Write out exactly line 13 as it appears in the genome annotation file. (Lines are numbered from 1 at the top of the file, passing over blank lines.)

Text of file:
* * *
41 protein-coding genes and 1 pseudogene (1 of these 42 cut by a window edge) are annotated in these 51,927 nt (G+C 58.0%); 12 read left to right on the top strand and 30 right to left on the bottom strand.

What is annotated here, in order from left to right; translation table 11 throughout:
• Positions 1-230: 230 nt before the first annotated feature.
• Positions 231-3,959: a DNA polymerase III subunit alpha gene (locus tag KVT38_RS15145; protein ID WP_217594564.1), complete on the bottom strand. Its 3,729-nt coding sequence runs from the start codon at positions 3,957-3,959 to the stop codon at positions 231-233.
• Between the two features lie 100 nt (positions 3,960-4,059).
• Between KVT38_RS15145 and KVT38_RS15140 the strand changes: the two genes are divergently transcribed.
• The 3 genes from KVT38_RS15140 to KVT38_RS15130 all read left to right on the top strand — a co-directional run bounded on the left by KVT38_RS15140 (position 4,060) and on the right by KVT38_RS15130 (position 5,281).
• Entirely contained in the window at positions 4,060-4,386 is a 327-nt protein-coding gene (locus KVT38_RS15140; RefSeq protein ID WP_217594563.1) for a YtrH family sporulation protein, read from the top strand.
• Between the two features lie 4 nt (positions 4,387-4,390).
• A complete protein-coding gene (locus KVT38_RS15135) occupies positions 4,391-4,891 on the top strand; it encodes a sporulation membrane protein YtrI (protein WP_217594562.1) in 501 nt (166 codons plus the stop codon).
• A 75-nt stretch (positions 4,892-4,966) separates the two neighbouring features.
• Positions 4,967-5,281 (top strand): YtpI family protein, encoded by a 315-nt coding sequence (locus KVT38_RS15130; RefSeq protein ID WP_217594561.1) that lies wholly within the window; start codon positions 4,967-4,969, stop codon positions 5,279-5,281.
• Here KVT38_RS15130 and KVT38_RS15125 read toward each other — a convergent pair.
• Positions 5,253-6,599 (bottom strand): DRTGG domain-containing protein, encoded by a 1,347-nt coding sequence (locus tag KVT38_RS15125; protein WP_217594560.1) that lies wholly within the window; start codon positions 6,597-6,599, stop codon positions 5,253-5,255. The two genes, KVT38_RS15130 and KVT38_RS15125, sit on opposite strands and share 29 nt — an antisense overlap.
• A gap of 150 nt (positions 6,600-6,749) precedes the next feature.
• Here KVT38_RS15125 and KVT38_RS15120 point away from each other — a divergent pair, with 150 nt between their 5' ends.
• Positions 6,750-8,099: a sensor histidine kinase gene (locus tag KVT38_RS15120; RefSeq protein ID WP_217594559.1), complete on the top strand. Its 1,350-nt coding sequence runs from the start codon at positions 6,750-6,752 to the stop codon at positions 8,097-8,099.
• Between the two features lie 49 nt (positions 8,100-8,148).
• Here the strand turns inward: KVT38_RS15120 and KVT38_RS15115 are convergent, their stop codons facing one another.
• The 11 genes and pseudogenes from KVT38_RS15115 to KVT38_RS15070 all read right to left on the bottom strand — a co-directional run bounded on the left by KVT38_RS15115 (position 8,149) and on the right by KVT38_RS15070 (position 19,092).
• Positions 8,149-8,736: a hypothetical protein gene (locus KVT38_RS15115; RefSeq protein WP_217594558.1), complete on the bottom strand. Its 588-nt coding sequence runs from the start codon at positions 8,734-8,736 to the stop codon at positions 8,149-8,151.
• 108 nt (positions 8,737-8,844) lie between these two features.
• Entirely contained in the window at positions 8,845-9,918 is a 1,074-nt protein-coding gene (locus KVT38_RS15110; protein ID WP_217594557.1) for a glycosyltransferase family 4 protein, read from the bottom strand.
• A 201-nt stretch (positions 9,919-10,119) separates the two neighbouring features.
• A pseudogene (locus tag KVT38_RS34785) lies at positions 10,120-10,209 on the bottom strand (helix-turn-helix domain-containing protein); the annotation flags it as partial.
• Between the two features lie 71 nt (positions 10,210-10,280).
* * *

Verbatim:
• Here KVT38_RS15130 and KVT38_RS15125 read toward each other — a convergent pair.